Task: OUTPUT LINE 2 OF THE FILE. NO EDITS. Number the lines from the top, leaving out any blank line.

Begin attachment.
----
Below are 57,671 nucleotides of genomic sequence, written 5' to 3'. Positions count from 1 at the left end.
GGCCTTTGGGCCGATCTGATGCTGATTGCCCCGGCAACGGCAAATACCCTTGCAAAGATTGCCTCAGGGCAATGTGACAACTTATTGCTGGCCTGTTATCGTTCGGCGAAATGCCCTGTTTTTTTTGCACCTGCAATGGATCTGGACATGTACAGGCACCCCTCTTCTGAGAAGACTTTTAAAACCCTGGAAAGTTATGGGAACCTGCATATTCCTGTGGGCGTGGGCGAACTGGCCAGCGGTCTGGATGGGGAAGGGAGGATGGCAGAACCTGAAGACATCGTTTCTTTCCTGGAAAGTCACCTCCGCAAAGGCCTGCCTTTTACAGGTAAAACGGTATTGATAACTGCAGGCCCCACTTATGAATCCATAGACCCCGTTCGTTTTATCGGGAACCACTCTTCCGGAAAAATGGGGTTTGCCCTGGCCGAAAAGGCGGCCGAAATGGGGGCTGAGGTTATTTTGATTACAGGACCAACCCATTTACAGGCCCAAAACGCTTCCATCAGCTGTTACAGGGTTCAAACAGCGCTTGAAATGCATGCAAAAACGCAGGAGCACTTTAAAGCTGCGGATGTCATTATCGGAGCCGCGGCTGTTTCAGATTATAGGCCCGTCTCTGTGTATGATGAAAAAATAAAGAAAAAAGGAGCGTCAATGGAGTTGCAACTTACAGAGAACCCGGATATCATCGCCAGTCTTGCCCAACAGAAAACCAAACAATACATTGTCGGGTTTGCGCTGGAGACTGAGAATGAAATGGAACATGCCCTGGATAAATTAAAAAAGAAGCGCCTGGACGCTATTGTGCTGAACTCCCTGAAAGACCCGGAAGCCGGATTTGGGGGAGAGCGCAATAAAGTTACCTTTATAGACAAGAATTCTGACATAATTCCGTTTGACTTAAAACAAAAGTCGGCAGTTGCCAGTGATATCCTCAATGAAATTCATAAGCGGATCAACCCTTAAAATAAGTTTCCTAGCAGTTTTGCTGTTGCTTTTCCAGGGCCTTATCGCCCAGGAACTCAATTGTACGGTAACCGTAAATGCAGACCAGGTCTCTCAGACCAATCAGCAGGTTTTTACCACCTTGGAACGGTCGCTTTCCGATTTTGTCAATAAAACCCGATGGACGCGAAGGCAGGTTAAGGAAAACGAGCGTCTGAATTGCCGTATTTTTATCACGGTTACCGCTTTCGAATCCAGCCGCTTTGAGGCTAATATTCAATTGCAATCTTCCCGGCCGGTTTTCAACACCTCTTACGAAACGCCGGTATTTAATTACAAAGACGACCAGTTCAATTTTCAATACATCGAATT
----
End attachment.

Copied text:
GGCCTTTGGGCCGATCTGATGCTGATTGCCCCGGCAACGGCAAATACCCTTGCAAAGATTGCCTCAGGGCAATGTGACAACTTATTGCTGGCCTGTTATCGTTCGGCGAAATGCCCTGTTTTTTTTGCACCTGCAATGGATCTGGACATGTACAGGCACCCCTCTTCTGAGAAGACTTTTAAAACCCTGGAAAGTTATGGGAACCTGCATATTCCTGTGGGCGTGGGCGAACTGGCCAGCGGTCTGGATGGGGAAGGGAGGATGGCAGAACCTGAAGACATCGTTTCTTTCCTGGAAAGTCACCTCCGCAAAGGCCTGCCTTTTACAGGTAAAACGGTATTGATAACTGCAGGCCCCACTTATGAATCCATAGACCCCGTTCGTTTTATCGGGAACCACTCTTCCGGAAAAATGGGGTTTGCCCTGGCCGAAAAGGCGGCCGAAATGGGGGCTGAGGTTATTTTGATTACAGGACCAACCCATTTACAGGCCCAAAACGCTTCCATCAGCTGTTACAGGGTTCAAACAGCGCTTGAAATGCATGCAAAAACGCAGGAGCACTTTAAAGCTGCGGATGTCATTATCGGAGCCGCGGCTGTTTCAGATTATAGGCCCGTCTCTGTGTATGATGAAAAAATAAAGAAAAAAGGAGCGTCAATGGAGTTGCAACTTACAGAGAACCCGGATATCATCGCCAGTCTTGCCCAACAGAAAACCAAACAATACATTGTCGGGTTTGCGCTGGAGACTGAGAATGAAATGGAACATGCCCTGGATAAATTAAAAAAGAAGCGCCTGGACGCTATTGTGCTGAACTCCCTGAAAGACCCGGAAGCCGGATTTGGGGGAGAGCGCAATAAAGTTACCTTTATAGACAAGAATTCTGACATAATTCCGTTTGACTTAAAACAAAAGTCGGCAGTTGCCAGTGATATCCTCAATGAAATTCATAAGCGGATCAACCCTTAAAATAAGTTTCCTAGCAGTTTTGCTGTTGCTTTTCCAGGGCCTTATCGCCCAGGAACTCAATTGTACGGTAACCGTAAATGCAGACCAGGTCTCTCAGACCAATCAGCAGGTTTTTACCACCTTGGAACGGTCGCTTTCCGATTTTGTCAATAAAACCCGATGGACGCGAAGGCAGGTTAAGGAAAACGAGCGTCTGAATTGCCGTATTTTTATCACGGTTACCGCTTTCGAATCCAGCCGCTTTGAGGCTAATATTCAATTGCAATCTTCCCGGCCGGTTTTCAACACCTCTTACGAAACGCCGGTATTTAATTACAAAGACGACCAGTTCAATTTTCAATACATCGAATT